Sunday, March 30, 2014

Prog Rock's Greg Lake Has An Opinion About Punk

Here's the link:

Right here

I always thought the best "punk" rock bands were the ones that came long before there was even a name for the movement. Stones, Kinks, Doors, Who, Stooges, MC5, Flamin' Groovies, etc. The Sex Pistols' one album was a good listen, but the whole thing went downhill quickly after them, with a few exceptions from the likes of Joy Division and The Clash.

There are people who will say that Greg Lake is just a fat 66-year-old man who's bitter because he never got much acclaim. But hey, fat 66-year-olds are entitled to their opinions, too. And ELP, whatever their shortcomings and excesses, were a much better band than most of what I was forced to endure during the '80s and '90s. -- mj

Saturday, March 22, 2014

Wal-Mart's Crocodile Tears Don't Hide Its Greed

By Manifesto Joe

I got a little hot under the collar reading a recent story that quoted Wal-Mart U.S. CEO Bill Simon as saying that if Wal-Mart employees "can go to another company and another job and make more money and develop, they'll be better. It'll be better for the economy. It'll be better for us as a business, to be quite honest, because they'll continue to advance in their economic life."

This from the CEO of a company that pays its employees an average of $8.90 an hour, and forces many to go on food stamps and rent subsidies and low-income children's health programs such as CHIP. And you, the taxpayer, are subsidizing this company, to the tune of $86 million in California alone.

Here's a link to the article. And here's another link to a story about how much this company's predatory practices are costing the taxpayers.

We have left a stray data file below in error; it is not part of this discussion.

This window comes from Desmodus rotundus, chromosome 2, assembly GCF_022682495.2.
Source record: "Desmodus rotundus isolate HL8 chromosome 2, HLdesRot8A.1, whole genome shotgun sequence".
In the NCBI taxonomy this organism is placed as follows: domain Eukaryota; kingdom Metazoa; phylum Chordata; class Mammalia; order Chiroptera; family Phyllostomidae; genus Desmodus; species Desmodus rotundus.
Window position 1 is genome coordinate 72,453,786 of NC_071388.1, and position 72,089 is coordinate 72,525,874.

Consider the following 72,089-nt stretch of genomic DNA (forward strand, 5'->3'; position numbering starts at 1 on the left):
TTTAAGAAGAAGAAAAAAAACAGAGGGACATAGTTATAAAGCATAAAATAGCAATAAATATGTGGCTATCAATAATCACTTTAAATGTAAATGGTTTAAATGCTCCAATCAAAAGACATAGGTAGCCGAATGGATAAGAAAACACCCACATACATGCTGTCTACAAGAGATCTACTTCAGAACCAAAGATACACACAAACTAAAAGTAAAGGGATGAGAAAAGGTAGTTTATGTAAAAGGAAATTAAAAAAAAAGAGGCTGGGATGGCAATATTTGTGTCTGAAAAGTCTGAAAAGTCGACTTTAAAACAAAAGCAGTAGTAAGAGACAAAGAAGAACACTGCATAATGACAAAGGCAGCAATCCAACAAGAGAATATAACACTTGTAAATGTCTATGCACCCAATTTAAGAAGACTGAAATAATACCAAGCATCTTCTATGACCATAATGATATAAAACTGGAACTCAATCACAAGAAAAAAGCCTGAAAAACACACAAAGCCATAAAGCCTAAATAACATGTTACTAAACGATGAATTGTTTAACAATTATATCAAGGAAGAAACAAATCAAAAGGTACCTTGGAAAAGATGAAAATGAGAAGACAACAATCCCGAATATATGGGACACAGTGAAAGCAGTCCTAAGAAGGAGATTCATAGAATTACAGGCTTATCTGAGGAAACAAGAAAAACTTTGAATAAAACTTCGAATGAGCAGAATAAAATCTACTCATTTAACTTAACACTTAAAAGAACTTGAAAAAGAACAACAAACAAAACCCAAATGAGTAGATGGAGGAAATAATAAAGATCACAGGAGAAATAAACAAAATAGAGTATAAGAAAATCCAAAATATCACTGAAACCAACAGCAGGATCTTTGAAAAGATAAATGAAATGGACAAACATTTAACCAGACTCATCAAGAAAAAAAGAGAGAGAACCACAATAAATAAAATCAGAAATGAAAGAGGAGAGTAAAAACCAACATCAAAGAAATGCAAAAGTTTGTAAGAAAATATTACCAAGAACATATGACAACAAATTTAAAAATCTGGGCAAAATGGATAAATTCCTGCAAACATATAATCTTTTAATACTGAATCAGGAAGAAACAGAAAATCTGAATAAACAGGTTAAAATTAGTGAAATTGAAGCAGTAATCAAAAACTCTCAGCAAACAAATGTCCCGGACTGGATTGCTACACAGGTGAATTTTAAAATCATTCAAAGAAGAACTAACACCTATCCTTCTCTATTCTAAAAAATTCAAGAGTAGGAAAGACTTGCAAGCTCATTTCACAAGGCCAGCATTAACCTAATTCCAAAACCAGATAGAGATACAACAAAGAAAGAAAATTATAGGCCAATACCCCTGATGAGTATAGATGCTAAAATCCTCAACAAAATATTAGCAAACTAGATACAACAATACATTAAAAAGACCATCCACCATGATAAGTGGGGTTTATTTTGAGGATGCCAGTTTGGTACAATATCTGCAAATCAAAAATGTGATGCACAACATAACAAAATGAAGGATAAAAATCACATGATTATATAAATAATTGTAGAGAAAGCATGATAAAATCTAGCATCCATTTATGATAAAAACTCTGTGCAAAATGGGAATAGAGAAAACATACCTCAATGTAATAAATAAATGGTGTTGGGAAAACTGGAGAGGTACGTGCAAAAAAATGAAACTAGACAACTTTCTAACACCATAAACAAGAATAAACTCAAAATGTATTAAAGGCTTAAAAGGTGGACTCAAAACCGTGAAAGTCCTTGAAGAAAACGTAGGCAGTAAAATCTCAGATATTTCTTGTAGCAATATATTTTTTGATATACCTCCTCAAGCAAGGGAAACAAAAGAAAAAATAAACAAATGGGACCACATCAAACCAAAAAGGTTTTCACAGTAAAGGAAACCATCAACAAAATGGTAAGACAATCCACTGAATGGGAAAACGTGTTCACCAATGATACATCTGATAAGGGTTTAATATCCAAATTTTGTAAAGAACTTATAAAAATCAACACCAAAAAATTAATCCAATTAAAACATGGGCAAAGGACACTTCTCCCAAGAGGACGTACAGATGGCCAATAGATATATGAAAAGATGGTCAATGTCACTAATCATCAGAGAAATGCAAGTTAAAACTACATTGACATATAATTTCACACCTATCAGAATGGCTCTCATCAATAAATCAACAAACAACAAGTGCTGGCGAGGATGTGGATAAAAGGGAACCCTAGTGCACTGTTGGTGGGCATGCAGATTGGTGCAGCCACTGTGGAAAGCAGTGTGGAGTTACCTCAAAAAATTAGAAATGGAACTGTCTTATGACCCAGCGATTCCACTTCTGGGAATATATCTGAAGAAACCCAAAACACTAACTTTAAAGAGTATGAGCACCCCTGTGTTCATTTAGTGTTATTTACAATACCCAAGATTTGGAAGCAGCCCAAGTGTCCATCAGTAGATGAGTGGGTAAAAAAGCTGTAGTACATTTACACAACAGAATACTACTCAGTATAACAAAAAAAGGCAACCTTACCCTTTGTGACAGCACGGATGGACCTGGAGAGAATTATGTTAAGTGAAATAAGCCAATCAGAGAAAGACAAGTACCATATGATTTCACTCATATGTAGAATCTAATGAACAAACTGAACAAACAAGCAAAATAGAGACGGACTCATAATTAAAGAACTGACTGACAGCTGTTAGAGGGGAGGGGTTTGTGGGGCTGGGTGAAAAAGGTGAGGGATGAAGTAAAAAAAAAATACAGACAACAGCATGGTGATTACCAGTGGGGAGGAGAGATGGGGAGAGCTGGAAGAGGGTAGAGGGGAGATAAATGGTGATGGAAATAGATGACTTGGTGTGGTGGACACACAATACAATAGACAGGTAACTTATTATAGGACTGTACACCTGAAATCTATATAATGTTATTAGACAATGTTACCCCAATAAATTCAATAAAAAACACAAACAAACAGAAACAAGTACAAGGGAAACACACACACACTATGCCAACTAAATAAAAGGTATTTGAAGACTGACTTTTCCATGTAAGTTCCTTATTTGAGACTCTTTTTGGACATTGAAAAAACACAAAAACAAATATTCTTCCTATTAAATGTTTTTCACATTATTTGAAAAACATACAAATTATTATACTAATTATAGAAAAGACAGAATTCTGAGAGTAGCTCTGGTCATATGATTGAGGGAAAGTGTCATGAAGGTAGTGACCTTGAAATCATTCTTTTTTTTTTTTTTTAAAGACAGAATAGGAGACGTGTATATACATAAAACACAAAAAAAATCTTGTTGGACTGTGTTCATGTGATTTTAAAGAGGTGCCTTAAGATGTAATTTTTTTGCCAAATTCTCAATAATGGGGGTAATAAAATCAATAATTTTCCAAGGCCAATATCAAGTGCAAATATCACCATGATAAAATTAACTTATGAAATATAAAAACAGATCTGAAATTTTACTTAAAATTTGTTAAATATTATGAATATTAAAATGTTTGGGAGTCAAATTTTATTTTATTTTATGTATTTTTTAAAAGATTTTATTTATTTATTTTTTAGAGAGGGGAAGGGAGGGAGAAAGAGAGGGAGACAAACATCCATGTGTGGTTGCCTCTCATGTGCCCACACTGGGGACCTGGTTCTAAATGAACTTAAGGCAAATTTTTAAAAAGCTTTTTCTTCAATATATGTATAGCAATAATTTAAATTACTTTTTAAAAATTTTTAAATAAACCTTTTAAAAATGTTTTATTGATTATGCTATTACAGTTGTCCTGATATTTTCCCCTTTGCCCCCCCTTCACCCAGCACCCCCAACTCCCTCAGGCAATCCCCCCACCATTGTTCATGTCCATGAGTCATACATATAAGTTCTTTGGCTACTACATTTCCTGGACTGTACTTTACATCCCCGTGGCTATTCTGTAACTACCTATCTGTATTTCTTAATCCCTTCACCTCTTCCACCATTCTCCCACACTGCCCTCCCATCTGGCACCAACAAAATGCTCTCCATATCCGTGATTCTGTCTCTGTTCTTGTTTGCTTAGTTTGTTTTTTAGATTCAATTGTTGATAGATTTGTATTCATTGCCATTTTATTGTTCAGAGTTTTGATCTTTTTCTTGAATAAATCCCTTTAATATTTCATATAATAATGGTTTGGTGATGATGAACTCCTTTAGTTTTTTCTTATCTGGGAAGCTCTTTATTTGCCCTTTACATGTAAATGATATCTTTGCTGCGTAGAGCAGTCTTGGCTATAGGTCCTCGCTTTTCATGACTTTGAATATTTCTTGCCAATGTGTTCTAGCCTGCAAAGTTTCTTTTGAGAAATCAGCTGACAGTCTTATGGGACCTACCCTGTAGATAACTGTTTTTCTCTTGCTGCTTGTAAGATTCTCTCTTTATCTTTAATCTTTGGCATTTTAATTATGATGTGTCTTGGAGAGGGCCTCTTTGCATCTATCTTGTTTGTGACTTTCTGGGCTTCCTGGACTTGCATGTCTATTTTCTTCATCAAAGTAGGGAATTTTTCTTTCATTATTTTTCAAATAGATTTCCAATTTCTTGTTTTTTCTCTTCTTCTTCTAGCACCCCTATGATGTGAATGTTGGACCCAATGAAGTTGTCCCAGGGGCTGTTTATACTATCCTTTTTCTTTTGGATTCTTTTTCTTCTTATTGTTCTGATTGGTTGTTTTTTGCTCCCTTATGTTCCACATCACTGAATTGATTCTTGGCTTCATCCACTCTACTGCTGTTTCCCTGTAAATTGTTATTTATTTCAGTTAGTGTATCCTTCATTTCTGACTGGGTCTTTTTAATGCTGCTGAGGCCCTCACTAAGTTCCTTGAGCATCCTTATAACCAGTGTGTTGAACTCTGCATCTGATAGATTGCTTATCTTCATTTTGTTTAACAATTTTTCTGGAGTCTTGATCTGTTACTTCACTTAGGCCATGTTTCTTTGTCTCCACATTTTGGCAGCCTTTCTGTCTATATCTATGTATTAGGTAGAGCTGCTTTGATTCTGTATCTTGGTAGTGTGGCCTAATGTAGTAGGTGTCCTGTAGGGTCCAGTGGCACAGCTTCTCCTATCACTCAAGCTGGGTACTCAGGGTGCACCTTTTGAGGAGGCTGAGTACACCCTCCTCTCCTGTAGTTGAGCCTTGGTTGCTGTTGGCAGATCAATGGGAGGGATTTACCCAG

Even more unfortunately, Wal-Mart isn't the only company that engages in low-wage exploitation of desperate workers. It's a prevalent practice in the fast-food industry. Not long ago McDonald's had to wipe egg (McMuffin?) off its face and alter a website where they had the gall to offer advice on how much its poverty-stricken employees should tip an au pair. It would appear that Ronald isn't the only clown who works for McDonald's.

This chipping away at the American middle class hasn't happened by accident. It is the widespread shortsightedness of Corporate America that is doing this.

Henry Ford, certainly no progressive, at least knew one thing about Economics 101: He paid his workers enough money for them to be able to actually buy the product they were making. This is a simple lesson that appears to be totally lost on 21st-century Corporate America.

Karl Marx was pretty clearly wrong about a lot of things, but I can spot one thing that he did see with great clarity. Amid many bids to reform capitalism, it has a nasty habit of reverting back to its original, primitive form.

Americans, in their stoicism and general acceptance of the so-called free market, will put up with this reversion for a very long time. I don't expect to see this New Gilded Age end while I'm alive, since I'm pushing 58 and have health issues.

But there comes a time, anywhere, when people get desperate enough to just start TAKING what they need. I don't see capitalism as likely to survive into the 22nd century, at least not in its current form. An economy has to be for the many, not just for the few. And that is a lesson that I think Corporate America has long forgotten, and will be forced to relearn just a bit too late.

Manifesto Joe Is An Underground Writer Living In Texas.

Thursday, March 6, 2014

'Obamacare' Is Helping Many It Was Intended To Help